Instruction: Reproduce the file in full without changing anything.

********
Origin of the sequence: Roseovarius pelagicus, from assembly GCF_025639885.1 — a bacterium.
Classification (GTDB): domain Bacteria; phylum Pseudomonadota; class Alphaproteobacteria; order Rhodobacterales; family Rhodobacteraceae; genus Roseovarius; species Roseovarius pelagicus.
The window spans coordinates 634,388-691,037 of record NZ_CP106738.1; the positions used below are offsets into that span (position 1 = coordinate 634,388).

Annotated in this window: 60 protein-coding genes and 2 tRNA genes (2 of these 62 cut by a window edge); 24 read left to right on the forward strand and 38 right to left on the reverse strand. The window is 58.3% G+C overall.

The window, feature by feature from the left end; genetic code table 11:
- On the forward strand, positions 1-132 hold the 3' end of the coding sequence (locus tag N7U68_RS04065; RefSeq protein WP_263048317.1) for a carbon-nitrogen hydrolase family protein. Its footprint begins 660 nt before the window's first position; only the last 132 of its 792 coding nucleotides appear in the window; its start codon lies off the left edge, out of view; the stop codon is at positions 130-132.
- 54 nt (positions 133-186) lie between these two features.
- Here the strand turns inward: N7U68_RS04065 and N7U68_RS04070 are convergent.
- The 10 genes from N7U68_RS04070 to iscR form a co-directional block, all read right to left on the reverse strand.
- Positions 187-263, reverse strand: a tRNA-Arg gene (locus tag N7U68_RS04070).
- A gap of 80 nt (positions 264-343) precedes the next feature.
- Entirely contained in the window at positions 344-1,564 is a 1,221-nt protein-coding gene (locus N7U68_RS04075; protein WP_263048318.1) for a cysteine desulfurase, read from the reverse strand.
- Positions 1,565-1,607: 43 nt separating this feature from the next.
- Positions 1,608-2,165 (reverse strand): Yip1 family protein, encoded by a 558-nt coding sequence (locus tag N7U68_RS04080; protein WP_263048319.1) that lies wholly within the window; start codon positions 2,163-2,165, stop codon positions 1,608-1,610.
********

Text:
Origin of the sequence: Roseovarius pelagicus, from assembly GCF_025639885.1 — a bacterium.
Classification (GTDB): domain Bacteria; phylum Pseudomonadota; class Alphaproteobacteria; order Rhodobacterales; family Rhodobacteraceae; genus Roseovarius; species Roseovarius pelagicus.
The window spans coordinates 634,388-691,037 of record NZ_CP106738.1; the positions used below are offsets into that span (position 1 = coordinate 634,388).

Annotated in this window: 60 protein-coding genes and 2 tRNA genes (2 of these 62 cut by a window edge); 24 read left to right on the forward strand and 38 right to left on the reverse strand. The window is 58.3% G+C overall.

The window, feature by feature from the left end; genetic code table 11:
- On the forward strand, positions 1-132 hold the 3' end of the coding sequence (locus tag N7U68_RS04065; RefSeq protein WP_263048317.1) for a carbon-nitrogen hydrolase family protein. Its footprint begins 660 nt before the window's first position; only the last 132 of its 792 coding nucleotides appear in the window; its start codon lies off the left edge, out of view; the stop codon is at positions 130-132.
- 54 nt (positions 133-186) lie between these two features.
- Here the strand turns inward: N7U68_RS04065 and N7U68_RS04070 are convergent.
- The 10 genes from N7U68_RS04070 to iscR form a co-directional block, all read right to left on the reverse strand.
- Positions 187-263, reverse strand: a tRNA-Arg gene (locus tag N7U68_RS04070).
- A gap of 80 nt (positions 264-343) precedes the next feature.
- Entirely contained in the window at positions 344-1,564 is a 1,221-nt protein-coding gene (locus N7U68_RS04075; protein WP_263048318.1) for a cysteine desulfurase, read from the reverse strand.
- Positions 1,565-1,607: 43 nt separating this feature from the next.
- Positions 1,608-2,165 (reverse strand): Yip1 family protein, encoded by a 558-nt coding sequence (locus tag N7U68_RS04080; protein WP_263048319.1) that lies wholly within the window; start codon positions 2,163-2,165, stop codon positions 1,608-1,610.